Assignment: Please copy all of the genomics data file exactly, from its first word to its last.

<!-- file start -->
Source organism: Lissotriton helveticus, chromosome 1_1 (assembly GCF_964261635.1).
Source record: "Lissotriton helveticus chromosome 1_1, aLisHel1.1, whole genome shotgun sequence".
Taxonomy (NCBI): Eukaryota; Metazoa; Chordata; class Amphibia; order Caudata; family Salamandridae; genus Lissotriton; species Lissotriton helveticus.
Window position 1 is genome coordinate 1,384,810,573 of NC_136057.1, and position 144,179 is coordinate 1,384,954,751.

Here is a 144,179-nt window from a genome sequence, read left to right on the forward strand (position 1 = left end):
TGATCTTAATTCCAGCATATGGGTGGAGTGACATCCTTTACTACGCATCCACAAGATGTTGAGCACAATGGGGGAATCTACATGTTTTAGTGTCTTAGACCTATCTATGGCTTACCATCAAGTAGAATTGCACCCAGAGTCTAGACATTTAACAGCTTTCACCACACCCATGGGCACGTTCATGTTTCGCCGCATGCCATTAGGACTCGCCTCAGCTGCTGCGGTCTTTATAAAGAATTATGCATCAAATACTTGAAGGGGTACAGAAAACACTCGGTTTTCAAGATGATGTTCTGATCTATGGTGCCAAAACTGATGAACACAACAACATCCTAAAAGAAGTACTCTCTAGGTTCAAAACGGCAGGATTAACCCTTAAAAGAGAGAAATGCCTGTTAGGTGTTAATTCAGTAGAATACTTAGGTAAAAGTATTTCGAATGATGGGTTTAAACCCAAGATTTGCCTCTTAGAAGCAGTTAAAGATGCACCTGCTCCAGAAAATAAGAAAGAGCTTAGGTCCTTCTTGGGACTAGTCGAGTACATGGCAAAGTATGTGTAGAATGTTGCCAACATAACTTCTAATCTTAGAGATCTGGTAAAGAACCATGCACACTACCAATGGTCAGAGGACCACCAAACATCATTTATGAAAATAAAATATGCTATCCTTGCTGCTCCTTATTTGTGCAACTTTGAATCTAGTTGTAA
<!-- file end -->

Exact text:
Source organism: Lissotriton helveticus, chromosome 1_1 (assembly GCF_964261635.1).
Source record: "Lissotriton helveticus chromosome 1_1, aLisHel1.1, whole genome shotgun sequence".
Taxonomy (NCBI): Eukaryota; Metazoa; Chordata; class Amphibia; order Caudata; family Salamandridae; genus Lissotriton; species Lissotriton helveticus.
Window position 1 is genome coordinate 1,384,810,573 of NC_136057.1, and position 144,179 is coordinate 1,384,954,751.

Here is a 144,179-nt window from a genome sequence, read left to right on the forward strand (position 1 = left end):
TGATCTTAATTCCAGCATATGGGTGGAGTGACATCCTTTACTACGCATCCACAAGATGTTGAGCACAATGGGGGAATCTACATGTTTTAGTGTCTTAGACCTATCTATGGCTTACCATCAAGTAGAATTGCACCCAGAGTCTAGACATTTAACAGCTTTCACCACACCCATGGGCACGTTCATGTTTCGCCGCATGCCATTAGGACTCGCCTCAGCTGCTGCGGTCTTTATAAAGAATTATGCATCAAATACTTGAAGGGGTACAGAAAACACTCGGTTTTCAAGATGATGTTCTGATCTATGGTGCCAAAACTGATGAACACAACAACATCCTAAAAGAAGTACTCTCTAGGTTCAAAACGGCAGGATTAACCCTTAAAAGAGAGAAATGCCTGTTAGGTGTTAATTCAGTAGAATACTTAGGTAAAAGTATTTCGAATGATGGGTTTAAACCCAAGATTTGCCTCTTAGAAGCAGTTAAAGATGCACCTGCTCCAGAAAATAAGAAAGAGCTTAGGTCCTTCTTGGGACTAGTCGAGTACATGGCAAAGTATGTGTAGAATGTTGCCAACATAACTTCTAATCTTAGAGATCTGGTAAAGAACCATGCACACTACCAATGGTCAGAGGACCACCAAACATCATTTATGAAAATAAAATATGCTATCCTTGCTGCTCCTTATTTGTGCAACTTTGAATCTAGTTGTAA